Not much is heard about Mongolia, a country north of Indonesia, so far north that when I was a child I thought it was the closest place on earth to the abode of the heavenly Gods and a place where nomadic herdsmen rode on horses at lightning speed conquering the vast empty steppes.
Mongolians have recently evoked the spirit of their founder, Genghis Khan, who built the Mongolian empire in 1206. Everywhere you go, he is omnipresent, and for good reason. Having had to face giants such as the Soviet Union and China in the last few hundred years, Mongolia is now embarking on a new journey and taking on one of the world’s mining giants, Rio Tinto.
Mongolia is now reinforcing its economic sovereignty by developing its mining industry. The vast Gobi desert in the southern part of Mongolia is home to some of the most valuable minerals in the world, but has only recently begun to be developed as the harsh environmental conditions had deterred many before. The Oyu Tolgoi copper mine is only 80 kilometers from the border of China, and when it begins production in 2013 it will become one of the largest copper mines in the world.
It is said that even during Genghis Khan’s time, the outcropping rocks in Oyu Tolgoi, or Turquoise Hill, were smelted for copper. The mine was originally explored by Canadian company Ivanhoe and is now being developed by Rio Tinto. The Mongolian Government owns 34 percent of the mine and once in operation it is estimated that the mine will account for more than 30 percent of Mongolia’s GDP.
When the Soviet Union left in 1991 after occupying the country for 70 years, all critical mining exploration data on the country was taken back to Moscow. The Russians refused to share any of this mineral mapping data with the Mongolians.
One senior Mongolian official jokingly said, “You know how these mining investors started investing here? One of our bureaucrats who knew the mineral mapping data by heart said to the investor, just dig here and trust me, I know the stomach of Mongolia by heart and there is good stuff in the ground.”
Mongolia is a land of dramatic beauty. It also has one of the most dramatic histories, which is unknown to many. It won its independence in 1921 with Soviet backing and a communist regime was installed in 1924. When the Soviet Union left in 1991, the door to democratization was flung wide open, but poverty and deep economic depression also set in. The Soviet Union’s assistance at its height amounted to one third of Mongolia’s GDP, but suddenly disappeared over night.
The current President of Mongolia, Elbegdorj Tsakhia, who has a Harvard education, was a young man when the Russians left and led the first demonstrations for democracy and reforms in Mongolia. He told the story of how he was visited by the Polish Solidarity leaders and taught how to manage an effective demonstration, give rousing orations and write banners against the local ruling elites hanging on to Communism when the Russians left.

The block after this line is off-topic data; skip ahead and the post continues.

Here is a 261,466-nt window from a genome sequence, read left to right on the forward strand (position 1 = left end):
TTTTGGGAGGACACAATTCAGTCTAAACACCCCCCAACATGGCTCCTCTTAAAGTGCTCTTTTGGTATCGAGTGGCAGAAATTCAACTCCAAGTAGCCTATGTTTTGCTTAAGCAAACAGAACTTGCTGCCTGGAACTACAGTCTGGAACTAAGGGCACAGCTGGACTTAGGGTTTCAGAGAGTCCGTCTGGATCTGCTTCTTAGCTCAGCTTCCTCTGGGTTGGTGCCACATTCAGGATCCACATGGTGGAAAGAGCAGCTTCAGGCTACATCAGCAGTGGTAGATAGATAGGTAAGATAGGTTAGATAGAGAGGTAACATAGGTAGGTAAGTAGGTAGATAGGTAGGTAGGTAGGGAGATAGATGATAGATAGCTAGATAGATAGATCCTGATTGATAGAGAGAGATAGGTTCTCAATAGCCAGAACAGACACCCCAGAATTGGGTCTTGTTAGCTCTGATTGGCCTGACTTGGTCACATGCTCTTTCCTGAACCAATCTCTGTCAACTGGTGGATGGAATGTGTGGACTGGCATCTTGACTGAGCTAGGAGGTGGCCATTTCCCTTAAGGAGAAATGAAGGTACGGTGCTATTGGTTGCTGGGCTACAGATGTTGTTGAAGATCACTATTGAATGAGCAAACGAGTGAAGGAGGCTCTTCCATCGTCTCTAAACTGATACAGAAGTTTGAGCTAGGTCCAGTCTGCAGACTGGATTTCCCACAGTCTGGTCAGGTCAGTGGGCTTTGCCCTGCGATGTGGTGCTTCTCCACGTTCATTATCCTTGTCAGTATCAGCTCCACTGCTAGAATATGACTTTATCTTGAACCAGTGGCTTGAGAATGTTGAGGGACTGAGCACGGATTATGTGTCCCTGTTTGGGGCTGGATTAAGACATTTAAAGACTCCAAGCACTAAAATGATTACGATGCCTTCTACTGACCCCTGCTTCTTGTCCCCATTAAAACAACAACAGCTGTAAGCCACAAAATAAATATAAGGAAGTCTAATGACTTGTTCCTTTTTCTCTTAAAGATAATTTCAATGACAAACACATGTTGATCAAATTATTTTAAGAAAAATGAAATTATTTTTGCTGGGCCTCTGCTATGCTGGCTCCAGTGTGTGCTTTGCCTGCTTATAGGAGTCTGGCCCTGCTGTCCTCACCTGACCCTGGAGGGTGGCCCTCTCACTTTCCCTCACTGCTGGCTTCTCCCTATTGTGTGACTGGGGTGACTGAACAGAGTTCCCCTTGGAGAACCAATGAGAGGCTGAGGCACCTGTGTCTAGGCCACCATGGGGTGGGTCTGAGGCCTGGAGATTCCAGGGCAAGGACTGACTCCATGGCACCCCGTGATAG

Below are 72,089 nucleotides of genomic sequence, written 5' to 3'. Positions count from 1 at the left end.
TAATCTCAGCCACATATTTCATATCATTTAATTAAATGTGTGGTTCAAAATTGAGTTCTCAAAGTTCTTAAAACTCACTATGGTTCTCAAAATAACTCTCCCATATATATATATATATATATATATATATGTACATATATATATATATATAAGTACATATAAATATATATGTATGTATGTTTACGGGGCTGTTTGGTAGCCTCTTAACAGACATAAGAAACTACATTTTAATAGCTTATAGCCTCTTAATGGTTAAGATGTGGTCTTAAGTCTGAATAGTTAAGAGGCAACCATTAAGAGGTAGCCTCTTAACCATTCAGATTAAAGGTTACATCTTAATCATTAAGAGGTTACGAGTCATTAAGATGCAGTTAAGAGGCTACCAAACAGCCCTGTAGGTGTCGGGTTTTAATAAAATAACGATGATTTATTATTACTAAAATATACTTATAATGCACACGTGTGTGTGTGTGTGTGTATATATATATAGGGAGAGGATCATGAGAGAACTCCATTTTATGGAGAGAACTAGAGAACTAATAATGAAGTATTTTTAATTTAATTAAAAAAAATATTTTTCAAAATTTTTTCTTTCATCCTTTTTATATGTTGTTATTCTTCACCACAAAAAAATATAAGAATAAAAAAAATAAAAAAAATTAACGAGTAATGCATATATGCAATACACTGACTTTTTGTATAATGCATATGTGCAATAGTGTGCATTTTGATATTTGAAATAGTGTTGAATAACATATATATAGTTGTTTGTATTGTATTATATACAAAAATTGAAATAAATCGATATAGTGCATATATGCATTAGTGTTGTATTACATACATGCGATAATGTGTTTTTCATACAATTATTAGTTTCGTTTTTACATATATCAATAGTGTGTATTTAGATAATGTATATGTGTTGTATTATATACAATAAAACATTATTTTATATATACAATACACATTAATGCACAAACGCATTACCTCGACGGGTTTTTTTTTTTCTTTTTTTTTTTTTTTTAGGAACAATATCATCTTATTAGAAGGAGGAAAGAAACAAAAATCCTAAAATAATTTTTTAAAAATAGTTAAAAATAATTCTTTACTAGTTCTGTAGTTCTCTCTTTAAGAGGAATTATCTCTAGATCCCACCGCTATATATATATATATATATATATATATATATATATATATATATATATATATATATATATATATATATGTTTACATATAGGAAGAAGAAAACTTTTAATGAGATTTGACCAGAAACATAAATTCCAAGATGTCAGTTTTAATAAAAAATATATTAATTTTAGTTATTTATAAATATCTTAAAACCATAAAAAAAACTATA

President Elbegdorj is a cheerful man with one of those faces which emanates eternal youth and optimism. The struggles he has been through over the last 22 years, which include being thrown out as prime minister of Mongolia twice, is reflected in his wiry old hands.
In a closed meeting with people who had come to Mongolia to share their experiences in democratic education, the passion for freedom and human rights was palpable in his being. He summarized the essence of his struggle when he said “This is my freedom; Mongolian freedom, not Western freedom and I will defend it with my life.”
The multinational mining corporation Rio Tinto operates in more than 50 countries and can be likened to a state of its own. It is a commercial company, but in many ways it operates like a state, with a well-thought out public affairs policy for different countries. If anything, it is perhaps run much better than many states in the world. It has no option because it has to deliver profit to its shareholders.
The good news is that Rio Tinto, like Mongolia, has also had a long journey in democratization, which began with its Bougainville mine in Papua New Guinea in the late 1980s. It is still facing legal challenges, with a US federal appeals court reviving a lawsuit in 2011, seeking to hold Rio Tinto responsible for human rights violations and the thousands of deaths linked to the Bougainville copper and gold mine it once ran. Rio Tinto today has a global code of business conduct, where human rights and doing business democratically is its center piece. The company has learned its lesson.
Today, many in Mongolia feel that life was better under communism than it is under capitalism. There are high economic growth rates, but Mongolians note that this is not being translated into prosperity.
Poverty is at 30 percent and the disparity of income is already causing social problems. Yet there are more brand new Hummers and Mercedes Benz four wheel drives found in Ulaanbaatar than in Jakarta. President Elbegdorj is worried about this and asked “Is this economic development a blessing or a curse?”
Democratization in Rio Tinto has helped sustain profits. There may be many weaknesses in Rio Tinto, but it is in Mongolia’s interest to ensure that like Rio Tinto, Mongolia can also produce profit while adhering to human rights, business integrity and accountability — all of which are pillars of democracy. This will ensure that democracy delivers and economic development can be enjoyed by all Mongolians.
Ghenghis Khan, meaning Universal Ruler, once guided Mongolia to prosperity and victory. May his spirit descend on the leaders of Mongolia today and guide them through this next challenge facing yet another giant in order that welfare is delivered to all the people of Mongolia.
The writer, a former journalist, is secretary-general of the Indonesian Community for Democracy (KID). She was a recipient of the Nieman Fellowship for Journalism at Harvard University in the class of 1994.